Esha, like others, views cancel culture as a force for bad, asserting that “I think it promotes negativity more than anything else.”

Emma contends that cancel culture poses a danger to American institutions, stating that “America and our system of democracy stands to lose in the face of cancel culture.  America is not just a country, it is an idea.  We are special and unique because of our system of democracy, freedoms, Bill of Rights, and especially the First Amendment.  A foundational principle of America is that everyone has the right to free speech, and through the open and honest exchange of ideas in the public forum, citizens are democratically able to choose their own path.  In contrast, cancel culture aims to eliminate free speech and the free exchange of ideas that some deem unacceptable. … The result of cancel culture is destruction of the ideals that are the foundation of American democracy.”

Then there are those who are either simply indifferent or unsure of what cancel culture may affect. Although Sofia is not a proponent nor critic of cancel culture, she believes that the ostracization of a celebrity, boycotting of a company, or firing of an ordinary person does not lead to the substantial change that cancel culture proponents claim it does. 

I don’t really support any ‘cancelling’ of a person because I don’t think that this will prevent that person from doing the same action again; most of the time people just get cancelled but they don’t really change or learn from their mistakes because nobody educates them on why what they did was wrong,” Sofia said. “Overall, I don’t believe that somebody ever gets truly ‘cancelled’ especially if we talk about celebrities or whatsoever because somebody will support them anyway so it’s best to spread awareness about things to not say and do.”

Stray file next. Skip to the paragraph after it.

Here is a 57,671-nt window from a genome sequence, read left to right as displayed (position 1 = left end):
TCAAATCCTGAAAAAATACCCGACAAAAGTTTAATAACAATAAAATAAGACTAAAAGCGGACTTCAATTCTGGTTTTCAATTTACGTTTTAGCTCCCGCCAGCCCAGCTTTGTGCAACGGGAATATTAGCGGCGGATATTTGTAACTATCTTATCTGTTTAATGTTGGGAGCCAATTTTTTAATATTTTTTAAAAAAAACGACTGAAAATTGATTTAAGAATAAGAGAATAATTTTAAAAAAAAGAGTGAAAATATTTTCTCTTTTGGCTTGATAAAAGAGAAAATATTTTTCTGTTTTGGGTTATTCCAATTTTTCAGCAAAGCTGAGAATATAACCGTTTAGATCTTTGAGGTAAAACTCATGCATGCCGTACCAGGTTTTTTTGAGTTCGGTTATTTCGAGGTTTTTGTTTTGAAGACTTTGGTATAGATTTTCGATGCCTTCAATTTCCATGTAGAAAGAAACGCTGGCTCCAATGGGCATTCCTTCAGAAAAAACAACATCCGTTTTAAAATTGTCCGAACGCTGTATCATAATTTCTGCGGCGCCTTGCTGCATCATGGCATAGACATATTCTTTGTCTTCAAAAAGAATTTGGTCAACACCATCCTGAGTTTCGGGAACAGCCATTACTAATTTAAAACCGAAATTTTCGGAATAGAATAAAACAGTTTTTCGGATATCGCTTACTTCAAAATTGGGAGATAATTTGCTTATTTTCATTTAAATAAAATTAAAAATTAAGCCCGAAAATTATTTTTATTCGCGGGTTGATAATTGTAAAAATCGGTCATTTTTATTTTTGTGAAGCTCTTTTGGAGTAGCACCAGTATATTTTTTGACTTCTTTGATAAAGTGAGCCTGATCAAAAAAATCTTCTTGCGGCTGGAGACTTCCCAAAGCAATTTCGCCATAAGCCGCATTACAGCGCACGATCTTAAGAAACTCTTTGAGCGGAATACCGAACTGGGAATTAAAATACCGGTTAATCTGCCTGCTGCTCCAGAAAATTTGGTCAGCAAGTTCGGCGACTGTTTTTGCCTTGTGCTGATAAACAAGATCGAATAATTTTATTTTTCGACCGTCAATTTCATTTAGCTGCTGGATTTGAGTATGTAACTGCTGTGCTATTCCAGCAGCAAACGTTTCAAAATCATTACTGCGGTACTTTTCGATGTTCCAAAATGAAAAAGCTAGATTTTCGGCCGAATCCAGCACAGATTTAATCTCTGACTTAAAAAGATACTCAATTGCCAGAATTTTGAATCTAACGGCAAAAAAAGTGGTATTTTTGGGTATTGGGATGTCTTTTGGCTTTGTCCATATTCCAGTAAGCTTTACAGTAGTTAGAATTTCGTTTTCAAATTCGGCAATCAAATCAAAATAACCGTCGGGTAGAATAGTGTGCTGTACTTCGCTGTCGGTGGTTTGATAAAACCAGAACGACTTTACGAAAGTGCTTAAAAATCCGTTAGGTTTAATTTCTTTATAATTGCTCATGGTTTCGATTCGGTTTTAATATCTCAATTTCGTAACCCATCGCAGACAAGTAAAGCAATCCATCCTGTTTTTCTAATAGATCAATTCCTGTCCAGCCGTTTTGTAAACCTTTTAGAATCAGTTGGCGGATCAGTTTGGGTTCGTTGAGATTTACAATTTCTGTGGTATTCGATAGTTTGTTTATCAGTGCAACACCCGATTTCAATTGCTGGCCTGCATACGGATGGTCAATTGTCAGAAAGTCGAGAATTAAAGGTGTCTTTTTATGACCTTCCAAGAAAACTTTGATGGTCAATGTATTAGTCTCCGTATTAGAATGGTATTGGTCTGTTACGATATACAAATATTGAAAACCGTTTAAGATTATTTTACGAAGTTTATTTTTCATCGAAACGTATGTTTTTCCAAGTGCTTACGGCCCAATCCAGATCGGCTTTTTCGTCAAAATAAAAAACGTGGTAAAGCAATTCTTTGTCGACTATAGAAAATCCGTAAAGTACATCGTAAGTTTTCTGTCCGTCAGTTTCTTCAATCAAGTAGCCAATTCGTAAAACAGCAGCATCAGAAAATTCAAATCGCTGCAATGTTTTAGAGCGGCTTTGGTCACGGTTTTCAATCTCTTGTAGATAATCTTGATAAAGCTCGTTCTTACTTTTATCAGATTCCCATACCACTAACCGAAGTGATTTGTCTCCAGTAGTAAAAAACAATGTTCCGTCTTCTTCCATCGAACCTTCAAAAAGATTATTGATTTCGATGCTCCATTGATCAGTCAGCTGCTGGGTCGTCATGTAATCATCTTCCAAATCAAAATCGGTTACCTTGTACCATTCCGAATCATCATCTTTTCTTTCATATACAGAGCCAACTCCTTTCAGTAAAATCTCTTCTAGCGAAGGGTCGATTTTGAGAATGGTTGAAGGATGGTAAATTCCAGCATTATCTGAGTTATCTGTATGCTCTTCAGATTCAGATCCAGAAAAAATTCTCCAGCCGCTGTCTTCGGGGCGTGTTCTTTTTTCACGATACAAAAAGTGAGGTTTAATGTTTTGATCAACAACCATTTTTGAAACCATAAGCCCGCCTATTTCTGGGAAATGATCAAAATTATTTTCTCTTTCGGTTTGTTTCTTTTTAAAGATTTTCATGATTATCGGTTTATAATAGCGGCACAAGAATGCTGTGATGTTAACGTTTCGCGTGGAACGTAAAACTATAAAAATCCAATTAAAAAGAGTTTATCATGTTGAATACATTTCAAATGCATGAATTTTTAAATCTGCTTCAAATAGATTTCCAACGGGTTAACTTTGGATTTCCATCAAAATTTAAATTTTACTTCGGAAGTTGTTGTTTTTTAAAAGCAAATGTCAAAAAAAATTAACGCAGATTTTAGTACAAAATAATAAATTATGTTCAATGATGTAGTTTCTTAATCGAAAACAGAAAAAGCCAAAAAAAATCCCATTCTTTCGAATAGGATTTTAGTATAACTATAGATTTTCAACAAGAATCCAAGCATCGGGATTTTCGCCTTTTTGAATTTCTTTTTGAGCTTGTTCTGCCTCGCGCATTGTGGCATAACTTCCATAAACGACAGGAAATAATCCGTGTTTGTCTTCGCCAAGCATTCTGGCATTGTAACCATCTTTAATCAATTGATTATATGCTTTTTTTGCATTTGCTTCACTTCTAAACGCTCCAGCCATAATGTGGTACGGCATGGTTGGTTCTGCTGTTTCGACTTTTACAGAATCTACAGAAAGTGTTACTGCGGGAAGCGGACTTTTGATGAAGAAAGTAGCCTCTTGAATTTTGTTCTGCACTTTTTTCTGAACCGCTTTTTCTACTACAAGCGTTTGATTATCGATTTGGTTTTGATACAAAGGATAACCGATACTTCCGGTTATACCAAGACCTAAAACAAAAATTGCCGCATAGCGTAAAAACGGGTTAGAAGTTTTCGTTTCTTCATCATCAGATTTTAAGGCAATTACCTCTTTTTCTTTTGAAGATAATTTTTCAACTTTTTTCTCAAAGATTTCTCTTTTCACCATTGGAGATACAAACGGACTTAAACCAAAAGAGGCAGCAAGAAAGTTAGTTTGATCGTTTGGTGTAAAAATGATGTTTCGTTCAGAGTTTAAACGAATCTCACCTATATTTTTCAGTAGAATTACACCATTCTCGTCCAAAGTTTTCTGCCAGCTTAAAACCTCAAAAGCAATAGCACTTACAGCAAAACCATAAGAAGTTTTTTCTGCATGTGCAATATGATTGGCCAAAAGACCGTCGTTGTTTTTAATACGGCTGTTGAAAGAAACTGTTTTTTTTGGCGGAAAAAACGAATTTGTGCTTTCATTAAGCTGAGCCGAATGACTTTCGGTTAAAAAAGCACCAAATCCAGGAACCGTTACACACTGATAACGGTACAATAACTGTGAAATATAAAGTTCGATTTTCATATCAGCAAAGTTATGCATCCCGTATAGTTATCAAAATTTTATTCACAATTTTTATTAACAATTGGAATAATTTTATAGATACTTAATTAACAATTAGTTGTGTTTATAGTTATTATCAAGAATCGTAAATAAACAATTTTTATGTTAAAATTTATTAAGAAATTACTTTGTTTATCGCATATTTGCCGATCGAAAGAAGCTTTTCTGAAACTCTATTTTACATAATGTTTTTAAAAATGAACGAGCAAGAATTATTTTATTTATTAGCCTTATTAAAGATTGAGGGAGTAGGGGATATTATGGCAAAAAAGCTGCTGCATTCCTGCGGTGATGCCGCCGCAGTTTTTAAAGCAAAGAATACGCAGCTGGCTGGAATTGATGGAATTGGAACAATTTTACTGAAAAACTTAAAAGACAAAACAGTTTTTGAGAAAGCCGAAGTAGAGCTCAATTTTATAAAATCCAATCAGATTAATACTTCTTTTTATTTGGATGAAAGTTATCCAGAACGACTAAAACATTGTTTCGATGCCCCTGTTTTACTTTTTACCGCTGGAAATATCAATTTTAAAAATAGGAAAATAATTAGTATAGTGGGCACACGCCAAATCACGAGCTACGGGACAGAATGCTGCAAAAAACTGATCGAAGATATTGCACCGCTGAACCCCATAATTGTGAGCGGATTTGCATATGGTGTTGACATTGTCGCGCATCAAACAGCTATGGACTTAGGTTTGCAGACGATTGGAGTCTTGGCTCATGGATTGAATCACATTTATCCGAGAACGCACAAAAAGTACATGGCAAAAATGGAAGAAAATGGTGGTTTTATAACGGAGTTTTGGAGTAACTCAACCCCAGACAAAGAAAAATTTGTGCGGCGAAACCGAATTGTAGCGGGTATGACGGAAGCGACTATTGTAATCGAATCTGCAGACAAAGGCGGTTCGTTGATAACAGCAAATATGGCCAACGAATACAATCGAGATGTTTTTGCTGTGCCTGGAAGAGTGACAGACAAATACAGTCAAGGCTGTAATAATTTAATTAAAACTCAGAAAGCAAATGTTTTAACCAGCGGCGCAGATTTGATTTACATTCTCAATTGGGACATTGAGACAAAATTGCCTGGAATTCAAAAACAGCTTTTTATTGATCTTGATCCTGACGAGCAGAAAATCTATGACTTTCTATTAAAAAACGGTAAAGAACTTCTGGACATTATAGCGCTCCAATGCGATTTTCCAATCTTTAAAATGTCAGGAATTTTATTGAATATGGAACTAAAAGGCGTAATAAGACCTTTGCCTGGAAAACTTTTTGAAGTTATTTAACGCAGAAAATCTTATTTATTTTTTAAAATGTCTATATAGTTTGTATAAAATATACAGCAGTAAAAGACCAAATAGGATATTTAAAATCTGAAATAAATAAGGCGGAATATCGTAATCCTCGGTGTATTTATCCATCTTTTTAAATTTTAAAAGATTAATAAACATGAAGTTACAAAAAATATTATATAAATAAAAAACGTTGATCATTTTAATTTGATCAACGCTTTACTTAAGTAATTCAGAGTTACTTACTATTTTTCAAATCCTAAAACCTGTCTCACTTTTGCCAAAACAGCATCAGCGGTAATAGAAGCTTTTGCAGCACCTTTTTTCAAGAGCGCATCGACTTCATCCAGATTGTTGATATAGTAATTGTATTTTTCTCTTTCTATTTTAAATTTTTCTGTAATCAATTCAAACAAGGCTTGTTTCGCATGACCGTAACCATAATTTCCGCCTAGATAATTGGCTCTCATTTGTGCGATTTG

Perhaps the idea of cancel culture is muddled again by an incident that occured recently and is still hotly contested on Twitter. Chrissy Teigen, a model and the opinionated wife of singer John Legend, has been made to bear the brunt of social ostracization.

Teigen’s cooking line was removed from Target and Macy’s soon after conservative activist Candace Owens shed light on Teigen’s former tweets that called for Courtney Stodden to commit suicide along with numerous other tweets from Teigen that disparage other public figures. 

On one hand this seems like an ordinary “cancellation” but then again, Teigen has been hailed by supporters as someone who has helped ensure accountability and disparaged by others who decry her as a bully who castigated and “cancelled” countless individuals, notably conservatives, Republicans, and the Trump family. 

Owens herself has railed against cancel culture and condemned the lack of grace and forgiveness in society. By pulling out tweets from more than 10 years ago, Owens is now blasted by some as contributing to this toxic environment where sinners are deprived of second chances. 

Is accountability finally coming back to bite Teigen or is Owens simply an obnoxious hypocrite? Who is truly for cancel culture and who is truly against cancel culture? The tides never cease to change.